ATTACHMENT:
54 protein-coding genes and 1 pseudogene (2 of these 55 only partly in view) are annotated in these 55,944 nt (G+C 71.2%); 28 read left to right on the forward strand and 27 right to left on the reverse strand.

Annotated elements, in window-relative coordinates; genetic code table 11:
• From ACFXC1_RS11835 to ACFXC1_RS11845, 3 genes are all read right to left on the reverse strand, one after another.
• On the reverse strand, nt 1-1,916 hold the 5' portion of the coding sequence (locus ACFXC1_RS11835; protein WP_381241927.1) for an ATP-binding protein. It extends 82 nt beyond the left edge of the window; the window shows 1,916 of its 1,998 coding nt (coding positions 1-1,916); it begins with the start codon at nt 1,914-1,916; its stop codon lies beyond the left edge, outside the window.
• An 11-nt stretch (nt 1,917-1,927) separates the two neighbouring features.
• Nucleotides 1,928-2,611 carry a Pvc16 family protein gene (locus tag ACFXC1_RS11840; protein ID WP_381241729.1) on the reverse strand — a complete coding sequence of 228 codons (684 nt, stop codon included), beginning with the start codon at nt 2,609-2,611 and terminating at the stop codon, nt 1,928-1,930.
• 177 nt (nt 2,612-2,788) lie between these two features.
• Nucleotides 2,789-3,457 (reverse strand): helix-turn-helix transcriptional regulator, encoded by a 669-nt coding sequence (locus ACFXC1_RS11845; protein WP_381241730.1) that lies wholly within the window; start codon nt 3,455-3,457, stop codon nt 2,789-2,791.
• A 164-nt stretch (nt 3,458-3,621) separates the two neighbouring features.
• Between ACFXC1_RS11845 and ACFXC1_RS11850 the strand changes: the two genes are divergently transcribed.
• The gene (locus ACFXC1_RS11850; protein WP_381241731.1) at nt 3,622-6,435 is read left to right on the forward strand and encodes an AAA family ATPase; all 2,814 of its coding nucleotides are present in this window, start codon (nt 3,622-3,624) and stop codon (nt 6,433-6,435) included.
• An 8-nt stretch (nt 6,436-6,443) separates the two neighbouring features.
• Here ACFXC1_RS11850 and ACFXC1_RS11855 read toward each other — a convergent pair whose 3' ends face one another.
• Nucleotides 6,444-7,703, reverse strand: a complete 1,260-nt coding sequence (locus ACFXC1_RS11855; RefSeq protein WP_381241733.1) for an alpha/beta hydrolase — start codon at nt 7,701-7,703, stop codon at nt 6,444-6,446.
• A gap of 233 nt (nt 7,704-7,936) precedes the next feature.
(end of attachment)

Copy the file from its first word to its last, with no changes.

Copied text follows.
54 protein-coding genes and 1 pseudogene (2 of these 55 only partly in view) are annotated in these 55,944 nt (G+C 71.2%); 28 read left to right on the forward strand and 27 right to left on the reverse strand.

Annotated elements, in window-relative coordinates; genetic code table 11:
• From ACFXC1_RS11835 to ACFXC1_RS11845, 3 genes are all read right to left on the reverse strand, one after another.
• On the reverse strand, nt 1-1,916 hold the 5' portion of the coding sequence (locus ACFXC1_RS11835; protein WP_381241927.1) for an ATP-binding protein. It extends 82 nt beyond the left edge of the window; the window shows 1,916 of its 1,998 coding nt (coding positions 1-1,916); it begins with the start codon at nt 1,914-1,916; its stop codon lies beyond the left edge, outside the window.
• An 11-nt stretch (nt 1,917-1,927) separates the two neighbouring features.
• Nucleotides 1,928-2,611 carry a Pvc16 family protein gene (locus tag ACFXC1_RS11840; protein ID WP_381241729.1) on the reverse strand — a complete coding sequence of 228 codons (684 nt, stop codon included), beginning with the start codon at nt 2,609-2,611 and terminating at the stop codon, nt 1,928-1,930.
• 177 nt (nt 2,612-2,788) lie between these two features.
• Nucleotides 2,789-3,457 (reverse strand): helix-turn-helix transcriptional regulator, encoded by a 669-nt coding sequence (locus ACFXC1_RS11845; protein WP_381241730.1) that lies wholly within the window; start codon nt 3,455-3,457, stop codon nt 2,789-2,791.
• A 164-nt stretch (nt 3,458-3,621) separates the two neighbouring features.
• Between ACFXC1_RS11845 and ACFXC1_RS11850 the strand changes: the two genes are divergently transcribed.
• The gene (locus ACFXC1_RS11850; protein WP_381241731.1) at nt 3,622-6,435 is read left to right on the forward strand and encodes an AAA family ATPase; all 2,814 of its coding nucleotides are present in this window, start codon (nt 3,622-3,624) and stop codon (nt 6,433-6,435) included.
• An 8-nt stretch (nt 6,436-6,443) separates the two neighbouring features.
• Here ACFXC1_RS11850 and ACFXC1_RS11855 read toward each other — a convergent pair whose 3' ends face one another.
• Nucleotides 6,444-7,703, reverse strand: a complete 1,260-nt coding sequence (locus ACFXC1_RS11855; RefSeq protein WP_381241733.1) for an alpha/beta hydrolase — start codon at nt 7,701-7,703, stop codon at nt 6,444-6,446.
• A gap of 233 nt (nt 7,704-7,936) precedes the next feature.